Civic Ideals: Conflicting Visions of Citizenship in U.S. History
Yale University Press, 1997 M01 1 - 719 pages
Is civic identity in the United States really defined by liberal, democratic political principles? Or is U.S. citizenship the product of multiple traditions--not only liberalism and republicanism but also white supremacy, Anglo-Saxon supremacy, Protestant supremacy, and male supremacy? In this powerful and disturbing book, Rogers Smith traces political struggles over U.S. citizenship laws from the colonial period through the Progressive era and shows that throughout this time, most adults were legally denied access to full citizenship, including political rights, solely because of their race, ethnicity, or gender. Basic conflicts over these denials have driven political development and civic membership in the U.S., Smith argues. These conflicts are what truly define U.S. civic identity up to this day.
Others have claimed that nativist, racist, and sexist traditions have been marginal or that they are purely products of capitalist institutions. In contrast, Smith's pathbreaking account explains why these traditions have been central to American political and economic life. He shows that in the politics of nation building, principles of democracy and liberty have often failed to foster a sense of shared "peoplehood" and have instead led many Americans to claim that they are a "chosen people," a "master race" or superior culture, with distinctive gender roles. Smith concludes that today the United States is in a period of reaction against the egalitarian civic reforms of the last generation, with nativist, racist, and sexist beliefs regaining influence. He suggests ways that proponents of liberal democracy should alter their view of U.S. citizenship in order to combat these developments more effectively.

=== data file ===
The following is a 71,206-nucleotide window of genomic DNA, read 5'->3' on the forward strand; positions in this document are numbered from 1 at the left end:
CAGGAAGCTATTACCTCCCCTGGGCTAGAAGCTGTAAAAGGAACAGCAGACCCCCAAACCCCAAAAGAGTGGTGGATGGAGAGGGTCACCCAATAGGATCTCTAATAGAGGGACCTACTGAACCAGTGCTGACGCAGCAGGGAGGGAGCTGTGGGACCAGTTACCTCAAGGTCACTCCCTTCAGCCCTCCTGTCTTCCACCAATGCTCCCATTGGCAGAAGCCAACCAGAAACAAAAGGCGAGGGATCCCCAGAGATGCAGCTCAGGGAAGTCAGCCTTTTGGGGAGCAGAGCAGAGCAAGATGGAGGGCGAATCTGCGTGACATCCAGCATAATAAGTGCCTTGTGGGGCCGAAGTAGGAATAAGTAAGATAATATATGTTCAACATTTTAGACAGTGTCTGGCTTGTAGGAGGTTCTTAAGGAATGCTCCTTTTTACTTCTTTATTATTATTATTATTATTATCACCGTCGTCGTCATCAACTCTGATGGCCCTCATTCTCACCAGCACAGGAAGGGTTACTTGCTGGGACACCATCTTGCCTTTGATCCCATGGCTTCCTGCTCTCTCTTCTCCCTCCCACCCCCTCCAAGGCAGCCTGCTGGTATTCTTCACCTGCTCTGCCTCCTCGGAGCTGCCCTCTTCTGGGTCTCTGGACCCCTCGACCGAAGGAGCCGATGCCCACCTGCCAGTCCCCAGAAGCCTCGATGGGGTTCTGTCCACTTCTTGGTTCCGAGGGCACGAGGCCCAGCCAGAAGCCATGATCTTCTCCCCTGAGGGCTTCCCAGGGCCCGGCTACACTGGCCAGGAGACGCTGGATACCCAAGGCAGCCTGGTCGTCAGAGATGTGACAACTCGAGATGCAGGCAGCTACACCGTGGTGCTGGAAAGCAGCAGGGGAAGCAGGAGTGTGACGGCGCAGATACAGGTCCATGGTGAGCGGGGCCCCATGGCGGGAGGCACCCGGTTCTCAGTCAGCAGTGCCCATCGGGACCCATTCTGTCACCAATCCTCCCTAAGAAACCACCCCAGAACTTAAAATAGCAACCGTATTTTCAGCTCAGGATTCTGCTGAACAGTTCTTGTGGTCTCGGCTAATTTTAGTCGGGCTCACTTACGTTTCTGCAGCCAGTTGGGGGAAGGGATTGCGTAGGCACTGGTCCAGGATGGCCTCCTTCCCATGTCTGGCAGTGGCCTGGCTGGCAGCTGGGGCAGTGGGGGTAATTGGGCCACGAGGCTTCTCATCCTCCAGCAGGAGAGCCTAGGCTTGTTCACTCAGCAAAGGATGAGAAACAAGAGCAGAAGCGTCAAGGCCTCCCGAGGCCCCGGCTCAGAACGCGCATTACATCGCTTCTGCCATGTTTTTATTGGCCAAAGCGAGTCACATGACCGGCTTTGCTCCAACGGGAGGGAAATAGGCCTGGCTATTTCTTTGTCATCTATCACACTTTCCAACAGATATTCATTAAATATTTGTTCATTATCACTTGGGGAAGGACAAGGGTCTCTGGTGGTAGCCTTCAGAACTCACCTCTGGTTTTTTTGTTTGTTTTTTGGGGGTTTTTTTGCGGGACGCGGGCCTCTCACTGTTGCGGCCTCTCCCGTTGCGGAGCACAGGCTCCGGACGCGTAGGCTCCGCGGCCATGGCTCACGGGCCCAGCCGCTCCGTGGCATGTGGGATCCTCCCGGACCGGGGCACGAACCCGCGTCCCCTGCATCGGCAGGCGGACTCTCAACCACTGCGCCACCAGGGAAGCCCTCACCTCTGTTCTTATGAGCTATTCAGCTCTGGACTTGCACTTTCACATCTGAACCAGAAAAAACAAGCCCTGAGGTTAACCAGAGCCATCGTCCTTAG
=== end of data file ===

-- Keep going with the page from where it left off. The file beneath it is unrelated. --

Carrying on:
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Civic ideals: conflicting visions of citizenship in U. S. historyUser Review - Not Available - Book Verdict
Smith (political science, Yale) presents a history of American citizenship from Colonial times to the present. His central theme is the conflict between the ascriptive and consensual approaches to ... Read full review